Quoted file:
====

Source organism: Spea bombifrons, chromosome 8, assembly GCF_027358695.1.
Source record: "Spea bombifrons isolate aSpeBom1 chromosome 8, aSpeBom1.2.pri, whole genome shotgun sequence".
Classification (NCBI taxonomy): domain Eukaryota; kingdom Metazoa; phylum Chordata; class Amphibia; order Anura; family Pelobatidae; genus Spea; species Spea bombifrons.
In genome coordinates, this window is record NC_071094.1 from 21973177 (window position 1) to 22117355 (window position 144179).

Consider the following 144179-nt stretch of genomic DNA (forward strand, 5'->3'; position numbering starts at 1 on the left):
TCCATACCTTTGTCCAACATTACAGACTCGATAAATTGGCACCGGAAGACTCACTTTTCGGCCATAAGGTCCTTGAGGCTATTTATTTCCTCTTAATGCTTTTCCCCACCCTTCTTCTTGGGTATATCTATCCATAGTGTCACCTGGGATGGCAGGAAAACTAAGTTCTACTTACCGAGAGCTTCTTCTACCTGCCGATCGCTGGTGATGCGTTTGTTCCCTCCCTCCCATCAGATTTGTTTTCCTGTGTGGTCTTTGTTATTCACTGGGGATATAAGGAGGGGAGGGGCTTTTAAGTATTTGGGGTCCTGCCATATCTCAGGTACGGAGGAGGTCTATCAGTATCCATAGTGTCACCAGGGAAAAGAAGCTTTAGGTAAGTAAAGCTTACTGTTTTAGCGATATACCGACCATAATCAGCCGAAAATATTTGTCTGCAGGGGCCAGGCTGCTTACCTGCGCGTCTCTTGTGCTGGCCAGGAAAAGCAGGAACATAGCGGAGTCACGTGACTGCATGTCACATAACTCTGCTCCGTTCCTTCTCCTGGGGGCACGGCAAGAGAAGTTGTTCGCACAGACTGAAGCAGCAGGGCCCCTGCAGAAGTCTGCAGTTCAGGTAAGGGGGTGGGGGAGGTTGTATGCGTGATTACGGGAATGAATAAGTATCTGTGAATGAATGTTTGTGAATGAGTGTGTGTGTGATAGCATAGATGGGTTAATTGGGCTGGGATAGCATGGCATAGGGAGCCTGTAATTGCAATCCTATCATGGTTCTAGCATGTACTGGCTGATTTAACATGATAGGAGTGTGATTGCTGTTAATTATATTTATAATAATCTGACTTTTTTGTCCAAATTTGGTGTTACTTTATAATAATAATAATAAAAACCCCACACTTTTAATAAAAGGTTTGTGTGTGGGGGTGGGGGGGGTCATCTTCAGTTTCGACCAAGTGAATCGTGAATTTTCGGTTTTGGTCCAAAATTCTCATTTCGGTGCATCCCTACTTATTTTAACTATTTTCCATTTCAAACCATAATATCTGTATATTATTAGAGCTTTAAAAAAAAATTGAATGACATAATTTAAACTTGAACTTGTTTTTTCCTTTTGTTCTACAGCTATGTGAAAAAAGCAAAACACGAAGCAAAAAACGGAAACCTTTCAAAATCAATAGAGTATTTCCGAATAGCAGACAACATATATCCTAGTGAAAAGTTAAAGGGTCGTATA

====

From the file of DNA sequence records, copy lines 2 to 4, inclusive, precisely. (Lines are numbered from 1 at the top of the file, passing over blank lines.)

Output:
Source record: "Spea bombifrons isolate aSpeBom1 chromosome 8, aSpeBom1.2.pri, whole genome shotgun sequence".
Classification (NCBI taxonomy): domain Eukaryota; kingdom Metazoa; phylum Chordata; class Amphibia; order Anura; family Pelobatidae; genus Spea; species Spea bombifrons.
In genome coordinates, this window is record NC_071094.1 from 21973177 (window position 1) to 22117355 (window position 144179).